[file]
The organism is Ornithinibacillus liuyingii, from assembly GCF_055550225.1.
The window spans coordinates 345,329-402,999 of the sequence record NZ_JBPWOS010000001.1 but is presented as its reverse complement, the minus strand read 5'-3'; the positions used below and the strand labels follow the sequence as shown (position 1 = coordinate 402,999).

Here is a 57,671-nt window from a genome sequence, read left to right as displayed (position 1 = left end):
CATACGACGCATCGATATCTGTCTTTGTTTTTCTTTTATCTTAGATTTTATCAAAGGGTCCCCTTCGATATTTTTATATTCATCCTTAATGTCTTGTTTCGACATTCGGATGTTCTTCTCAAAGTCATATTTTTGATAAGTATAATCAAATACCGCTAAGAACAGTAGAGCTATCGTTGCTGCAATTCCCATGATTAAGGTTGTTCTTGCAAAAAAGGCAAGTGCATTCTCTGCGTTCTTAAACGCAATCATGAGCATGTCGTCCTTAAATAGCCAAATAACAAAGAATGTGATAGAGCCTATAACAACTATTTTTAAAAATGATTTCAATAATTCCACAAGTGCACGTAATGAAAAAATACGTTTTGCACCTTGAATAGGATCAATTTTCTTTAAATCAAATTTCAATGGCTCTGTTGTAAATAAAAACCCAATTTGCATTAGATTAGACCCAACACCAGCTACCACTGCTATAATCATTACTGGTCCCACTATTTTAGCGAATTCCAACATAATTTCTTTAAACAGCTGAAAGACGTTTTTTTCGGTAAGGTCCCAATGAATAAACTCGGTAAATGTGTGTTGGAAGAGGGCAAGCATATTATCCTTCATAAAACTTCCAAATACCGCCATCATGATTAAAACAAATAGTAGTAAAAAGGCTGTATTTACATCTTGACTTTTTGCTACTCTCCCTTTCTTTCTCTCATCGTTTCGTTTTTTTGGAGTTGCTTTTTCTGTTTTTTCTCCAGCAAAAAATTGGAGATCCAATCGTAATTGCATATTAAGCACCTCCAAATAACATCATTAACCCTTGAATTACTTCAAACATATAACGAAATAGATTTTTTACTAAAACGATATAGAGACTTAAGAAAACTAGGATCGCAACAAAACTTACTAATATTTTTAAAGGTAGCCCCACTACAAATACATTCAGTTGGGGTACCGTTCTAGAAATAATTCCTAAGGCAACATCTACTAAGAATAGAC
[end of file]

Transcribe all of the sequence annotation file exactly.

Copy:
The organism is Ornithinibacillus liuyingii, from assembly GCF_055550225.1.
The window spans coordinates 345,329-402,999 of the sequence record NZ_JBPWOS010000001.1 but is presented as its reverse complement, the minus strand read 5'-3'; the positions used below and the strand labels follow the sequence as shown (position 1 = coordinate 402,999).

Here is a 57,671-nt window from a genome sequence, read left to right as displayed (position 1 = left end):
CATACGACGCATCGATATCTGTCTTTGTTTTTCTTTTATCTTAGATTTTATCAAAGGGTCCCCTTCGATATTTTTATATTCATCCTTAATGTCTTGTTTCGACATTCGGATGTTCTTCTCAAAGTCATATTTTTGATAAGTATAATCAAATACCGCTAAGAACAGTAGAGCTATCGTTGCTGCAATTCCCATGATTAAGGTTGTTCTTGCAAAAAAGGCAAGTGCATTCTCTGCGTTCTTAAACGCAATCATGAGCATGTCGTCCTTAAATAGCCAAATAACAAAGAATGTGATAGAGCCTATAACAACTATTTTTAAAAATGATTTCAATAATTCCACAAGTGCACGTAATGAAAAAATACGTTTTGCACCTTGAATAGGATCAATTTTCTTTAAATCAAATTTCAATGGCTCTGTTGTAAATAAAAACCCAATTTGCATTAGATTAGACCCAACACCAGCTACCACTGCTATAATCATTACTGGTCCCACTATTTTAGCGAATTCCAACATAATTTCTTTAAACAGCTGAAAGACGTTTTTTTCGGTAAGGTCCCAATGAATAAACTCGGTAAATGTGTGTTGGAAGAGGGCAAGCATATTATCCTTCATAAAACTTCCAAATACCGCCATCATGATTAAAACAAATAGTAGTAAAAAGGCTGTATTTACATCTTGACTTTTTGCTACTCTCCCTTTCTTTCTCTCATCGTTTCGTTTTTTTGGAGTTGCTTTTTCTGTTTTTTCTCCAGCAAAAAATTGGAGATCCAATCGTAATTGCATATTAAGCACCTCCAAATAACATCATTAACCCTTGAATTACTTCAAACATATAACGAAATAGATTTTTTACTAAAACGATATAGAGACTTAAGAAAACTAGGATCGCAACAAAACTTACTAATATTTTTAAAGGTAGCCCCACTACAAATACATTCAGTTGGGGTACCGTTCTAGAAATAATTCCTAAGGCAACATCTACTAAGAATAGAC